posted by rainbowbrite at 3:11 PM on January 4, 2013 [2 favorites]

I would exchange it, if it is indeed possible....and I would say, "Every minute I look at this watch it will remind me of how fabulous you are. I am naming my fabulous watch after you, Fabulous Friend! Thank you so much for helping me get a special and indulgent gift that I both needed and wanted even if it didn't start out the way you planned. We rock as a gift-team and your fabulousness is here on my arm in perpetuity. Thank you!"

I actually would speak like that, because that's how I speak. (I'm a bit of a dag.) Change your script as you see fit, but focus on the opportunity to get what you need/want, and the daily reminder of your friend's fabulousness. That would make me happy. And I wouldn't be disappointed.

The trick is to focus on the awesomeness of your Fabulous Friend.
posted by taff at 3:13 PM on January 4, 2013

Exchange them. That's fine.

Don't mention the exchange to her, especially not in an attempt to be kind or cute. That is not fine. That is a faux pas.
posted by ellF at 3:38 PM on January 4, 2013 [7 favorites]

I love to buy presents for people, and I love them to be something they like.

but if I spent money on someone (especially a fair bit!) and they didn't actually like the present, but did want something along the same lines that I didn't know about before and my gift money could be put towards, that sounds great.

seriously, I wouldn't care at all. I mean, if I MADE them earrings and they told me they didn't like them, that would suck, but making a mistake in your friends' style is nothing to be worried about, I bet she won't care. if she's your friend, and not overly concerned with "what's polite" she'll be happy to get you something you like.
posted by euphoria066 at 4:00 PM on January 4, 2013

What ellF said. Exchange them with no guilt but absolutely do not tell her. I wouldn't bother with any white lie unless you are cornered (e.g. she is at your place and asks to see the earrings she got you... which would just be weird).

There is no way that a friend you see once a month is going to wonder why you aren't wearing the earrings she gave you, next time you see her. No way.

If I were the giver, I wouldn't mind in the least if the gift were returned, but I would FAR prefer to be spared the awkwardness of being informed about it. That conversation would just put both of you in the position of trying to persuade the other that the situation is genuinely okay and leave neither of you certain that it was.

Etiquette-wise, being forthright is not an end in itself.
posted by torticat at 5:06 PM on January 4, 2013 [4 favorites]

The universal symbol for 'I wasn't sure you'd like this, feel free to exchange it' is the gift receipt. That one wasn't included indicates that, for whatever reason, this was the specific gift your friend wanted you to have.

There's no way to know why she chose what she did, and no polite way to ask. Accept the gift that was given, write a lovely thank you note, and give yourself permission to save up and splurge on the watch you really want.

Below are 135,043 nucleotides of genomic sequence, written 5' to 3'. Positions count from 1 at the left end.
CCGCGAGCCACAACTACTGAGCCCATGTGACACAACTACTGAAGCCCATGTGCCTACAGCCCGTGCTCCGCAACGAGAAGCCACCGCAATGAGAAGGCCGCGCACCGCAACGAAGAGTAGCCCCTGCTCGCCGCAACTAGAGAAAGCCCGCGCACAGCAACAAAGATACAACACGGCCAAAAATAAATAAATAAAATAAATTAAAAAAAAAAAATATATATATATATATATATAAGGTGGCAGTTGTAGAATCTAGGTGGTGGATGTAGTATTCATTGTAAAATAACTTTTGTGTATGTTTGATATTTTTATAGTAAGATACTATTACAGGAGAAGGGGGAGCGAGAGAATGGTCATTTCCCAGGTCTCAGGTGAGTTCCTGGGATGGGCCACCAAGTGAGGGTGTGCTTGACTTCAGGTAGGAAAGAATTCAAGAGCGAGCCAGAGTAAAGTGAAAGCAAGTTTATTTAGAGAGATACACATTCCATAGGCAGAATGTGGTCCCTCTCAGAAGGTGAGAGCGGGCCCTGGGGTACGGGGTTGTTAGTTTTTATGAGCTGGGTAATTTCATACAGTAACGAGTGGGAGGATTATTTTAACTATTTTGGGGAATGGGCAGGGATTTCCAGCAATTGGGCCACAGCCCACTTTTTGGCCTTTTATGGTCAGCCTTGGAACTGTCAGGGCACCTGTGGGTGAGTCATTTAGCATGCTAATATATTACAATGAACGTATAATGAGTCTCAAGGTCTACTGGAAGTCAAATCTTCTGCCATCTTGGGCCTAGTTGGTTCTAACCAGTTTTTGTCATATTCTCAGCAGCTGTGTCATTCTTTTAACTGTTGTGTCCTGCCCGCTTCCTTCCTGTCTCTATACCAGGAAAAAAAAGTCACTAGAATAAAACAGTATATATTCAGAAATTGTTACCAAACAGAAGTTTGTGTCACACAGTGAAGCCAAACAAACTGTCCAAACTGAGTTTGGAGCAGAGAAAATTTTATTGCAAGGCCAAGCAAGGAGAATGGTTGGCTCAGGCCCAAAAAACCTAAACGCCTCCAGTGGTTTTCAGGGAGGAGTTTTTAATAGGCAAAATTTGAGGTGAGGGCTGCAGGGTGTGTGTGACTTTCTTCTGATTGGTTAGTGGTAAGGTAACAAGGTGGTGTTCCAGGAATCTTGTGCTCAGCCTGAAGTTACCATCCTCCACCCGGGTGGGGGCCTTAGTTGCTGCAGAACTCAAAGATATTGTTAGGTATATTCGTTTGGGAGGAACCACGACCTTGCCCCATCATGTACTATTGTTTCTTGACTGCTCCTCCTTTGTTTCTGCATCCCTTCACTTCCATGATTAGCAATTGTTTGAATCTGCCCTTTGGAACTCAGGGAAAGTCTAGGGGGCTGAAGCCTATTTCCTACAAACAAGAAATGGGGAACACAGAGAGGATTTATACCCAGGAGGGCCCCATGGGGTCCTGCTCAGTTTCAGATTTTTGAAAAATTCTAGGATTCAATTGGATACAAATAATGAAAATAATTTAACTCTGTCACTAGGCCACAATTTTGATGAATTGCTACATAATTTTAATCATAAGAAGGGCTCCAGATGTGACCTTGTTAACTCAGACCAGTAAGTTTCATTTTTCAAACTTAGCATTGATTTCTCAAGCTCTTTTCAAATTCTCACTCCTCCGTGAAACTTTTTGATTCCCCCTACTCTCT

posted by Space Kitty at 7:48 PM on January 4, 2013 [5 favorites]

I don’t think it’s OK to return gifts. It’s tacky. It’s a gift, if they wanted to give you cash they would have. Would you ask "can I have the cash instead"? You’re saying "I don’t want your gift, I just want your money". You are not exchanging a gift, you are selling it and buying something else with the money.

If you don’t like the earrings then wait a while and give them to someone else. Save and buy the watch.
posted by bongo_x at 10:10 PM on January 4, 2013 [5 favorites]

I think you need to use this experience to give yourself permission to just buy yourself a watch that has no history or anxiety or drama attached. Even if you exchange the earrings for a watch you will always have some weird association with it when you put it on. So just save up some money if you need to and buy a watch. You need one. You deserve one.

Keep the earrings. Don't wear them if you don't want to. If your friend asks tell her you're saving them for something special. Please don't wear them and then return them, that sounds really icky.
posted by like_neon at 3:53 AM on January 5, 2013 [2 favorites]

I'm kind of baffled by everyone saying it's never OK to return or exchange gifts. This is how you end up with stuff lying around the house and in closets and boxes that you never use and don't want around, and end up giving away in a couple years anyway. I'd find that more insulting (and more of a waste of money) than if they just exchanged it and got something they liked. It's a gift, not an albatross.

Exchange it if you want. Just don't tell her. There is literally no good reason to tell her, and no good way to say it. (I'd be horrified if someone used the coy approach on me, for instance.) No BS, either. A sudden allergy to metals is going to seem very suspicious, especially if she's seen you wearing regular jewelry before or ever again. Them pinching is slightly better, but is still a rather obvious white lie. Hopefully she won't ask about them.
posted by dekathelon at 4:49 AM on January 5, 2013 [3 favorites]

Exchange the earrings. Keeping them and never wearing them serves no purpose at all except playing into some weird ideas of propriety that you participating in will never even be noticed. Keeping them and wearing them in front of someone you see once a month is equally futile and wasteful.